On Wednesday morning, orientation classes for the Rotary Peace Fellowship began in earnest and I met for the first time 17 other Fellows selected from across the world, including two Kenyans, Moses Chavene and Mediatrix Shikoli. We were all lucky to be chosen as Class 19 of the three months Peace Program, which would be celebrating its 10th anniversary during our session.

We had two days of intense orientation about the program and living in Thailand. On Friday, it was fully devoted to the Individual Conflict Presentation (ICP) of all Fellows, which would be our project for the fellowship. Eight minutes of presentation and five minutes of discussion right on Day Three didn’t appear easy but turn after turn, each one had the chance to introduce the class to his or her home country and project.

Being welcomed into the fellowship by Past Rotary International President and former Deputy Prime Minister of Thailand, Bhichai Rattakul, as PP Andrew MacPherson and Prof. Surichai Wun'gaeo look on

Being welcomed into the fellowship by Past Rotary International President and former Deputy Prime Minister of Thailand, Bhichai Rattakul, as PP Andrew MacPherson and Prof. Surichai Wun’gaeo look on

For me, nothing else would matter than seeing an end to the mindless orgy of Boko Haram insurgency. Having shocked the world in a peaceful transition of government starting with a bloodless general election on March 28 and April 11 and the inauguration of President Muhammadu Buhari on May 29, any thought of peace would be channeled towards taming the tide of the dreaded insurgents.

So, I discussed on the last six years of Boko Haram insurgency in Nigeria, with a special focus on the fate and future of hundreds of thousands of school-age children displaced by the terrorists in the three troubled Northeastern states of Borno, Yobe and Adamawa, particular the one incident that attracted the world’s attention and sparked global outrage, which is the abduction of Chibok girls. It was a subject I could relate to since by providence, I had in 2006, long before the bombings, did my National Youth Service in Borno and for 11 months lived in Baga – yes same Baga the Boko Haram rebels leveled last year and sacked soldiers from the Multinational Joint Taskforce – teaching students of Government Day Secondary School, Baga, English and Social Studies.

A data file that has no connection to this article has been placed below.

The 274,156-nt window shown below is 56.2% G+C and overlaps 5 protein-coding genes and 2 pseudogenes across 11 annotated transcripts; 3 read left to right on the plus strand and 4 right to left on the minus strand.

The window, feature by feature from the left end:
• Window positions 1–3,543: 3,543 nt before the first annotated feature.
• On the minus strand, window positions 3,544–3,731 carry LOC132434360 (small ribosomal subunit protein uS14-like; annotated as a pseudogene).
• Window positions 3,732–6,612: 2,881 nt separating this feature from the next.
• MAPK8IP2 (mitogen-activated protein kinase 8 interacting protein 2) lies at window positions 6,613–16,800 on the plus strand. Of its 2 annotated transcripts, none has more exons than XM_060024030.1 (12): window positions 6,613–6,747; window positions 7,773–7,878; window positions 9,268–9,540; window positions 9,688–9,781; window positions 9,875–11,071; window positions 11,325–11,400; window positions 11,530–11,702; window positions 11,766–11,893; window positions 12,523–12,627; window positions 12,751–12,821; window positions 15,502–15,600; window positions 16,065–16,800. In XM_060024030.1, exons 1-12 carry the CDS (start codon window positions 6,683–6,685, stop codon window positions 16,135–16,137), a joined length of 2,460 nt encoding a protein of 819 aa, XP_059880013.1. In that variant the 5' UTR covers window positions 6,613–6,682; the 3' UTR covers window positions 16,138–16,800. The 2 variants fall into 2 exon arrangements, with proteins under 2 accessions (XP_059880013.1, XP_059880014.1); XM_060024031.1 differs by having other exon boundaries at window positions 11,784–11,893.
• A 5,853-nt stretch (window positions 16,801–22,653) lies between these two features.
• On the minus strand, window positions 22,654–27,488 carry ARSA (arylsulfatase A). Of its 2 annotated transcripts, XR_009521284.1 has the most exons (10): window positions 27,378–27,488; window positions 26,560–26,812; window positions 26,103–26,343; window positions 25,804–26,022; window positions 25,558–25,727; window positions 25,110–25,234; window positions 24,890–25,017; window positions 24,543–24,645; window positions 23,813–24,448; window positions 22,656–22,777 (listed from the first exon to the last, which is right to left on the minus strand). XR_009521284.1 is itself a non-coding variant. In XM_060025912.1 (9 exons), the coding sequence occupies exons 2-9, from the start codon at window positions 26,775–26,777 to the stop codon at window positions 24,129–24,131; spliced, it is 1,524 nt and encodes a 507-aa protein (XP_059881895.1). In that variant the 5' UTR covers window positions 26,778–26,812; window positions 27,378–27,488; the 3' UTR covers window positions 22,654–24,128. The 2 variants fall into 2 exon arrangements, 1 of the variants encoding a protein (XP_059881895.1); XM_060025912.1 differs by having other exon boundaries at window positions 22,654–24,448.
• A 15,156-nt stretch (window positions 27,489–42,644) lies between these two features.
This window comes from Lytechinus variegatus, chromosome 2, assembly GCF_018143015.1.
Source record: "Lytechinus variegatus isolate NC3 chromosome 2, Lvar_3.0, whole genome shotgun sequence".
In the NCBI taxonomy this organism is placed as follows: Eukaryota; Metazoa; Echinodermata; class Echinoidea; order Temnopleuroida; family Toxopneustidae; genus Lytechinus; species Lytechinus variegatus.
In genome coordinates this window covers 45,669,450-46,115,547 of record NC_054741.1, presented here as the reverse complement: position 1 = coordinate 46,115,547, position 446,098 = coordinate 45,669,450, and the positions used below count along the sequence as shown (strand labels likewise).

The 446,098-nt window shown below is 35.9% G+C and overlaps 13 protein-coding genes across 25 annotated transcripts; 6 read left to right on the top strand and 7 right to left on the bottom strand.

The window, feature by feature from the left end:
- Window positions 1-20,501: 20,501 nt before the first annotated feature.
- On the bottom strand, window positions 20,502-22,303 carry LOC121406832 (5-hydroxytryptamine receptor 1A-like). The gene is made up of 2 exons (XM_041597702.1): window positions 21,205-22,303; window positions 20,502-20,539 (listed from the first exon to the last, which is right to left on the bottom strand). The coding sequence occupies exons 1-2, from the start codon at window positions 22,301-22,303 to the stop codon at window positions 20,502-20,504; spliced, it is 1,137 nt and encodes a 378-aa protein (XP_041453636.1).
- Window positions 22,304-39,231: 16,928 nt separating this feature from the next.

My Week One presentation

My Week One presentation

Looking for a fun way to start the presentation, I made reference to the theme song of the South Africa 2010 World Cup. Two songs were commissioned by two competing brands for the competition. Pepsi had Shakira do the ‘Waka Waka’ song, which means ‘This Time Africa’ but my favourite theme song was the one adopted by Cocacola and composed by Somali-Canadian artist, K’naan titled ‘Waving Flag’.

I re-echoed the song originally written for Somalia and the aspiration of its people for freedom:

When I get older

I will be stronger

Then call me freedom

Just like a waving flag

And then it goes back

   I now drove the presentation home by linking it to the bleak future of the thousands of children and older people littering various camps in northern Nigeria, whose hope of being free like a waving flag has been dashed and is almost irredeemable unless the wave of insurgency is arrested.

IMG_2114

The Global Terrorism Index 2014 findings are really scary, especially when you are outside looking in at the spate of violence caused by Boko Haram. Across the world, 7,958 people were killed in terrorist attacks last year, that is 61% more than the previous year and 82% of all deaths from terrorist attack occurred in just five countries: Iraq, Afghanistan, Pakistan, Nigeria and Syria. Luckily, we have among the countries Fellows from Afghanistan, Pakistan and Palestine, and we all compare notes on the situation with terrorism in our home countries.

Last year, terrorism was dominated by four groups: Taliban, Boko Haram, ISIS and Al Qe’ida. And what do these five countries have in common: Gross human rights violations, political instability, extrajudicial killings and rise of Sunni extremist ideology. It is really a long walk to world peace.

Peace Fellows listening with rapt attention

Peace Fellows listening with rapt attention

The situation is getting deadlier with the support the sect is getting from ISIS and the new dimension introduced by the sect where little children were used as human shield, suicide bombers and sex objects.